Amphetamine use disorder can result from repeated use of amphetamines such as methamphetamine, and people start taking amphetamines for varying reasons. Some take them to experience euphoria and pleasure. Amphetamines can boost mood and energy levels significantly.

Some people use them to give them a productive edge at school or in the workplace. Others take amphetamines as a way of self-medicating; if they suffer from depression, they may try to cure themselves with illegal drugs.

Adderall® is a type of legal amphetamine that is commonly prescribed to treat attention deficit hyperactivity disorder and narcolepsy and which can be addictive. Finally, there is some evidence that many with this disorder are genetically predisposed to having it.

Diagnosis & Tests

Determining whether someone suffers from this disorder requires the help of a physician or addiction specialist trained in psychiatric diagnosis. Self-diagnosis is often misinformed or inaccurate due to patients generally lacking perspective on their own condition. Psychiatric assessments are required to establish a pattern of behavior.

Tests that are often employed include clinical urine tests. Amphetamines remain in the urine for up to four days. Hair samples could also be taken, as evidence of use remains in the follicles for three months. These tests simply establish the patient's use of amphetamines rather than the disorder itself.

The examiner will look for signs that the patient's use of amphetamines has become persistent and that it is causing great difficulties at work, school, or home. The examiner might look for physical signs like issues with the nasal septum caused by snorting. Those who smoke generally develop a cough and can end up with bronchitis.

Amphetamine users who shoot drugs will likely have needle puncture marks on their arms. Malnutrition and poor hygiene are also common indicators of those with amphetamine use disorder.

Treatment & Therapy

Those who have taken amphetamines and are having a negative physical reaction or overdose (amphetamine toxicity) should be hospitalized. Activated charcoal as well as sedatives and muscle relaxants may be administered to alleviate the effects. It may be necessary to remove the patient from any selective serotonin reuptake inhibitors (SSRI's) in order to prevent or stop serotonin syndrome.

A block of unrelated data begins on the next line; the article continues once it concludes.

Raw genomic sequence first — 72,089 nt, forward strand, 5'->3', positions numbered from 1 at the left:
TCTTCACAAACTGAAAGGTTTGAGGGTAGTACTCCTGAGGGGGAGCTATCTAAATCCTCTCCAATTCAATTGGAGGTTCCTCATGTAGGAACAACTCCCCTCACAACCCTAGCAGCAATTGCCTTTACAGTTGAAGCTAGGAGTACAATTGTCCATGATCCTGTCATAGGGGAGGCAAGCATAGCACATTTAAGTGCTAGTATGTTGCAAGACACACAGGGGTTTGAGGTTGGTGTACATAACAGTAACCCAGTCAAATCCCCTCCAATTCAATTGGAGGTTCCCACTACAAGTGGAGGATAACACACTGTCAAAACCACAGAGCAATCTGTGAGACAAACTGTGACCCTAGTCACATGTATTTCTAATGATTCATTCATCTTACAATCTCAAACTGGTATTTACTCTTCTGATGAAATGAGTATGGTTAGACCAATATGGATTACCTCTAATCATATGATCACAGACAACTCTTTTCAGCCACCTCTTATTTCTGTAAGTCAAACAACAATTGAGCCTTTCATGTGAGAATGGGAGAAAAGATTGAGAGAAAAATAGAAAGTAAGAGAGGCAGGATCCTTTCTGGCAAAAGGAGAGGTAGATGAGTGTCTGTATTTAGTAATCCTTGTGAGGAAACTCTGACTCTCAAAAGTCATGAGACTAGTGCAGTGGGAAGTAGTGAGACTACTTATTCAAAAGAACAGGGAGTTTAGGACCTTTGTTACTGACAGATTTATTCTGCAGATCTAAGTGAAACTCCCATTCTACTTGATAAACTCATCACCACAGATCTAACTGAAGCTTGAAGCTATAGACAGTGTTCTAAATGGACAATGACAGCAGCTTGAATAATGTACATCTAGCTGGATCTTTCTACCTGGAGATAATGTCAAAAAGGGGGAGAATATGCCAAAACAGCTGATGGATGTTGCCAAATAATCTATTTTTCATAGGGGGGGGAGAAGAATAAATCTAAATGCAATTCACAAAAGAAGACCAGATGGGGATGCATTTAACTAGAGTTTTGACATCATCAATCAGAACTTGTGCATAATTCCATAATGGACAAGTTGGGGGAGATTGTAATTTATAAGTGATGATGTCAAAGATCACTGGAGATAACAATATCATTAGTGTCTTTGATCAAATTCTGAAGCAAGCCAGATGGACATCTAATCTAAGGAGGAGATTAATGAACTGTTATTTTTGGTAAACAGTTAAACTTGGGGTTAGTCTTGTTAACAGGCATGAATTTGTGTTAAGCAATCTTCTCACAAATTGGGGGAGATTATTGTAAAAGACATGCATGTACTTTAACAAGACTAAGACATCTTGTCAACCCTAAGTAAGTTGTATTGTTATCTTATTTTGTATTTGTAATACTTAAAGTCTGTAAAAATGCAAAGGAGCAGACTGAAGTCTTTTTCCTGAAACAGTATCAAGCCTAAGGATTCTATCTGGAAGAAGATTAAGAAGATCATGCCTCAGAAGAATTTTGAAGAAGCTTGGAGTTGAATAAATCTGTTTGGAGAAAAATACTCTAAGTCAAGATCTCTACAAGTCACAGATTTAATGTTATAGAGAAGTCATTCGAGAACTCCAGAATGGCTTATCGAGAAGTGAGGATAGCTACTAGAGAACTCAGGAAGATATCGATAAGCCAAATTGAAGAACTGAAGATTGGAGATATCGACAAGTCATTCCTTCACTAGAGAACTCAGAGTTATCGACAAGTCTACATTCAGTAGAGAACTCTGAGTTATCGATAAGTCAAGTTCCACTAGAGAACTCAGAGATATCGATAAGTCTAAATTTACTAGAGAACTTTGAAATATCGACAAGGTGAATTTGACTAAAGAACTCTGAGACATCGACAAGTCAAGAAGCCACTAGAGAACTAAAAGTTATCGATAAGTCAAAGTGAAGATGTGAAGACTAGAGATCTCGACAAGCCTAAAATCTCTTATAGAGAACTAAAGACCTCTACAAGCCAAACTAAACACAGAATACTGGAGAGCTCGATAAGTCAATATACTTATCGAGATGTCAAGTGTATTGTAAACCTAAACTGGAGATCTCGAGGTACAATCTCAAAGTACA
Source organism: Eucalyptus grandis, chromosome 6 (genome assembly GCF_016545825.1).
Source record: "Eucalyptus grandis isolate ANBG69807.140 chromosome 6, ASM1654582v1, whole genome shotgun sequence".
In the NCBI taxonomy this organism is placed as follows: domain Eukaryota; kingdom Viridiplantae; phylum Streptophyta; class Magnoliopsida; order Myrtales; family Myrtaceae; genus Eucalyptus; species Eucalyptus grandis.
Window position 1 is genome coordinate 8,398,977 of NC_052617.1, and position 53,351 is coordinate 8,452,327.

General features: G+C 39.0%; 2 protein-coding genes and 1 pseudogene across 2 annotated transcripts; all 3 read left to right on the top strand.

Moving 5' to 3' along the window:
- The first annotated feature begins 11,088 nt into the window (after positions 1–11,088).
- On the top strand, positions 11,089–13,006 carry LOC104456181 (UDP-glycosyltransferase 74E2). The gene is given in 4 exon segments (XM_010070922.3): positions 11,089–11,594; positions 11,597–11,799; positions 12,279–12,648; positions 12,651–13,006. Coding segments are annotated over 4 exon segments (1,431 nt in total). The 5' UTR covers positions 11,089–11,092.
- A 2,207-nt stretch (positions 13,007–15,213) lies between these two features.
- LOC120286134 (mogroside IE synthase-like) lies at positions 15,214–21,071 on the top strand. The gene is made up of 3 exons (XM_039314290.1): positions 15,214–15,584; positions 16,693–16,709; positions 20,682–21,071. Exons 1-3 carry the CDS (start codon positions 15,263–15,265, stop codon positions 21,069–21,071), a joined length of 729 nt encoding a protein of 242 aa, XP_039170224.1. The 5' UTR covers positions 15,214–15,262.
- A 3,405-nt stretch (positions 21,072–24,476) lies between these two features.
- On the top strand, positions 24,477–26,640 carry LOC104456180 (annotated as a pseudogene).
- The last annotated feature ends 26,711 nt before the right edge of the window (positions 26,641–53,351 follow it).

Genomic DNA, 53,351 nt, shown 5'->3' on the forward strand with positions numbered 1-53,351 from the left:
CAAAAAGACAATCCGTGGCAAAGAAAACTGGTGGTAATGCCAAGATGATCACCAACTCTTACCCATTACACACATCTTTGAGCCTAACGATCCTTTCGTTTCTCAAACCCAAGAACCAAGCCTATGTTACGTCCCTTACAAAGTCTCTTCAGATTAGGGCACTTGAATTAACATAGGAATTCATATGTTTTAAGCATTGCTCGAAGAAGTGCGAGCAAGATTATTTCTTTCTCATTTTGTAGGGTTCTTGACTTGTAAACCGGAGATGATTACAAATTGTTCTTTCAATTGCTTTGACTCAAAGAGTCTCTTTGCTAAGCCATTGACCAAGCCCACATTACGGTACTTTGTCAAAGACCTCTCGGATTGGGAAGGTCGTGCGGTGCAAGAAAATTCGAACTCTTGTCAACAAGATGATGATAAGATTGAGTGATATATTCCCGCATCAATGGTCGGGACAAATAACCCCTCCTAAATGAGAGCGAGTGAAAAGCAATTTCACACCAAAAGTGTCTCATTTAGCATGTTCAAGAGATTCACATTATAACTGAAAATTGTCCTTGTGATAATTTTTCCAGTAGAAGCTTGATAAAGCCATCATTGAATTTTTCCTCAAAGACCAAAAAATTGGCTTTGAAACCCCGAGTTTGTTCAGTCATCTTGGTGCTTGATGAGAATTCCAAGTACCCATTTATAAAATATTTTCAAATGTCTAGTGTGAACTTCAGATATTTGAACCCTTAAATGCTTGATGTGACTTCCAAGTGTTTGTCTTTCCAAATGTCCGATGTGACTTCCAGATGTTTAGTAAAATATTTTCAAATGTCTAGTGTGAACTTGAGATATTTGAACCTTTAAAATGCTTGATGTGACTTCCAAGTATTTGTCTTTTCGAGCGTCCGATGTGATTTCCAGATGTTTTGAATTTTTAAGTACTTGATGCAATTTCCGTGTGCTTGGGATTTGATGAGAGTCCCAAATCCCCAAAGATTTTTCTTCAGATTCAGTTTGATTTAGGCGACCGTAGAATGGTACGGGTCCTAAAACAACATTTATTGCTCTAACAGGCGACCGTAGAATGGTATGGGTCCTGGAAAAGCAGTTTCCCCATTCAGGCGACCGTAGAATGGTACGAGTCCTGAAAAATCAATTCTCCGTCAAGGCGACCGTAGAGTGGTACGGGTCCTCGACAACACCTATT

Treatment of amphetamine use disorder involves multiple approaches though is unfortunately understudied. Medications like fluoxetine can help reduce cravings while imipramine, an antidepressant may also help those with this disorder partake successfully in behavioral therapy. The FDA has not approved any medications for treatment of amphetamine use disorder, however.

Psychotherapy or talk therapy is a standard form of treatment for disorders involving the addiction to stimulants. Cognitive behavioral therapy is a type of talk therapy that is used to treat amphetamine use disorder. Contingency management is considered a useful component of treatment that monitors behavior and offers rewards for abstinence. For example, users undergoing treatment will receive positive reinforcement upon completion of a clean urine test.

Support groups and twelve-step programs like Crystal Meth Anonymous and Narcotics Anonymous may offer social support, positive reinforcement, and a sense of accountability among recovering users. Keeping in touch with others who have stayed clean and devoting oneself to work or hobbies that give a feeling of deep purpose to one's life may help an individual with amphetamine use disorder stave off relapse.

Prevention & Prophylaxis

Experts say that the best method of prevention is education. Many who are taught at a young age about the negative effects of amphetamines are better prepared to avoid them.